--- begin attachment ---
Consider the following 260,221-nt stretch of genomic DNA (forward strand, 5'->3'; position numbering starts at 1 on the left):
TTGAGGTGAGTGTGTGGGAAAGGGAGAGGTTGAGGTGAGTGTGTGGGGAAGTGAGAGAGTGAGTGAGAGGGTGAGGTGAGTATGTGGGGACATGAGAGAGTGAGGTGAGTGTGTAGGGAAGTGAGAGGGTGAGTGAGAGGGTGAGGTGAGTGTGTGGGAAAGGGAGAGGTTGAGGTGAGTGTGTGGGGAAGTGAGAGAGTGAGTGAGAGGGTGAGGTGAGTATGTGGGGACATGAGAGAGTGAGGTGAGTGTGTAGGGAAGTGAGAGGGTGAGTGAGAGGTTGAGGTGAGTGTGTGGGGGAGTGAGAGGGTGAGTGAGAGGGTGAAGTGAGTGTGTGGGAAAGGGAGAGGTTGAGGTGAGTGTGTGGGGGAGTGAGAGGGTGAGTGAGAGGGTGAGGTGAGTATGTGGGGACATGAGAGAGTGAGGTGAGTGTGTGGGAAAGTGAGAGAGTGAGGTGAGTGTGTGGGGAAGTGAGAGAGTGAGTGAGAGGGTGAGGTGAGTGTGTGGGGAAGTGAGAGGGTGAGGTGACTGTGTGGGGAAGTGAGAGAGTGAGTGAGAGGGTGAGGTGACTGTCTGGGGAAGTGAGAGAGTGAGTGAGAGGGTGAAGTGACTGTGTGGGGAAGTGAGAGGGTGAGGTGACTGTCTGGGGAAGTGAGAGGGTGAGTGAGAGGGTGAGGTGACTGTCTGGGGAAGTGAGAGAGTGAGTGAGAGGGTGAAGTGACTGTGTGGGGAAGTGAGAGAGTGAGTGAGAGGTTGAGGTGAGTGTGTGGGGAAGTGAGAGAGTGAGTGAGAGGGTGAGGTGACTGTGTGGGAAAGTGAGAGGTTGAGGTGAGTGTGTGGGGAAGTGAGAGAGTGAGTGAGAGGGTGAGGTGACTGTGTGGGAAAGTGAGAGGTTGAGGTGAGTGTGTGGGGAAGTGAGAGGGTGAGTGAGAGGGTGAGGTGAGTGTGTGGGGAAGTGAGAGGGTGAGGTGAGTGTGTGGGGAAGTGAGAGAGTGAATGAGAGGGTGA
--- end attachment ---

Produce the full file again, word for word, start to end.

Consider the following 260,221-nt stretch of genomic DNA (forward strand, 5'->3'; position numbering starts at 1 on the left):
TTGAGGTGAGTGTGTGGGAAAGGGAGAGGTTGAGGTGAGTGTGTGGGGAAGTGAGAGAGTGAGTGAGAGGGTGAGGTGAGTATGTGGGGACATGAGAGAGTGAGGTGAGTGTGTAGGGAAGTGAGAGGGTGAGTGAGAGGGTGAGGTGAGTGTGTGGGAAAGGGAGAGGTTGAGGTGAGTGTGTGGGGAAGTGAGAGAGTGAGTGAGAGGGTGAGGTGAGTATGTGGGGACATGAGAGAGTGAGGTGAGTGTGTAGGGAAGTGAGAGGGTGAGTGAGAGGTTGAGGTGAGTGTGTGGGGGAGTGAGAGGGTGAGTGAGAGGGTGAAGTGAGTGTGTGGGAAAGGGAGAGGTTGAGGTGAGTGTGTGGGGGAGTGAGAGGGTGAGTGAGAGGGTGAGGTGAGTATGTGGGGACATGAGAGAGTGAGGTGAGTGTGTGGGAAAGTGAGAGAGTGAGGTGAGTGTGTGGGGAAGTGAGAGAGTGAGTGAGAGGGTGAGGTGAGTGTGTGGGGAAGTGAGAGGGTGAGGTGACTGTGTGGGGAAGTGAGAGAGTGAGTGAGAGGGTGAGGTGACTGTCTGGGGAAGTGAGAGAGTGAGTGAGAGGGTGAAGTGACTGTGTGGGGAAGTGAGAGGGTGAGGTGACTGTCTGGGGAAGTGAGAGGGTGAGTGAGAGGGTGAGGTGACTGTCTGGGGAAGTGAGAGAGTGAGTGAGAGGGTGAAGTGACTGTGTGGGGAAGTGAGAGAGTGAGTGAGAGGTTGAGGTGAGTGTGTGGGGAAGTGAGAGAGTGAGTGAGAGGGTGAGGTGACTGTGTGGGAAAGTGAGAGGTTGAGGTGAGTGTGTGGGGAAGTGAGAGAGTGAGTGAGAGGGTGAGGTGACTGTGTGGGAAAGTGAGAGGTTGAGGTGAGTGTGTGGGGAAGTGAGAGGGTGAGTGAGAGGGTGAGGTGAGTGTGTGGGGAAGTGAGAGGGTGAGGTGAGTGTGTGGGGAAGTGAGAGAGTGAATGAGAGGGTGA